TAYLOR, B.C. – The Taylor Bridge requires an overhaul as regular maintenance costs are rising fast to keep traffic moving over the Peace River.

The two-lane bridge, constructed in 1960, is one of only three crossings to get over the Peace River. According to Taylor Mayor Rob Fraser, the economies of the north depend on that bridge.

“The cost-benefit on the maintenance of [the bridge] is probably the biggest driver for the province right now,” says Fraser. “They’ve told us that the substructure of the bridge is fine; the bulk of the maintenance is being done on the surface of the bridge.”

When the bridge was constructed over 50 years ago, it would have been impossible to predict the number of heavy loads and the size of those loads as the region entered a development boom.

According to a post on the Independent Contractors and Businesses Association website, recent inspections of the bridge have been given an “urgency” rating of four out of five. A rating of five is given when a bridge is a danger to life and limb, and a rating of four means there are dire economic issues that would arise should the bridge be closed.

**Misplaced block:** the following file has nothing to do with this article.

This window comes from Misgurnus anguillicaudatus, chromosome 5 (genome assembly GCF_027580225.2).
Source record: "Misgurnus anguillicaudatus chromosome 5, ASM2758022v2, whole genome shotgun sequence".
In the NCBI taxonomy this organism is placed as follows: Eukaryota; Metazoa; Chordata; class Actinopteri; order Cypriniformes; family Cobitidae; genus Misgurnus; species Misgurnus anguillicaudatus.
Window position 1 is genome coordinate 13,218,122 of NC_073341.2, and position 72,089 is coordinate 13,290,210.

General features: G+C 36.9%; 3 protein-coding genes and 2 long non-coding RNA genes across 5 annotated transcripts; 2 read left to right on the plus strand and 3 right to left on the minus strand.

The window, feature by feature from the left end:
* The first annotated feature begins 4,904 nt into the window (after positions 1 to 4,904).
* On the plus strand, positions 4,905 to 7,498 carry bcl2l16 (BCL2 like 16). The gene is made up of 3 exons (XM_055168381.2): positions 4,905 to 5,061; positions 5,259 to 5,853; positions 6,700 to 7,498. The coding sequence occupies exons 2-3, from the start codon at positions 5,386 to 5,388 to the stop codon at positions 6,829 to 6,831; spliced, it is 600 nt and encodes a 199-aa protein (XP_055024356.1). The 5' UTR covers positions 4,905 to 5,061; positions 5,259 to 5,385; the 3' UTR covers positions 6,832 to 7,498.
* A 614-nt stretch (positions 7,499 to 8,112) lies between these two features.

Fraser says there has always been a maintenance plan for keeping the bridge in working condition, but they have shifted from regular maintenance to emergency maintenance.

“It has gone from one or two times a year that you’d see the Ministry contractors out there to monthly.”

While Fraser didn’t have the exact numbers, he says it’s in the millions that the Ministry of Transportation and Infrastructure is spending on spot-treatments to the bridge.

In May 2019, officials with the British Columbia Ministry of Transportation and Infrastructure announced they were evaluating three options for the bridge:

Fraser says a four-lane bridge would be the best option because it allows for one or two lanes to be shut down while traffic could still flow over the river.

“Any delays they have in that valley cause huge backups in traffic because of the volume coming across. So you go to four lanes, and you always have the ability to close two lanes and do the maintenance, and have the other two lanes open.”

Fraser hopes the province will see the value of investing in the bridge. He says the cost of this project is a drop in the bucket compared to other projects being examined.

“That project is looking at $5 or $6 billion. If I had the PST and GST that’s going into the Massey Tunnel project, I could take care of [the Taylor Bridge] up here.”

The Independent Contractors and Businesses Association has a petition for residents to sign addressed to Premier Horgan, Finance Minister Selina Robinson, and Transportation Minister Rob Fleming asking for action on the bridge.

Fraser says the next step is to do public consultation. He hopes to see the Ministry in the community talking about designs in the near future.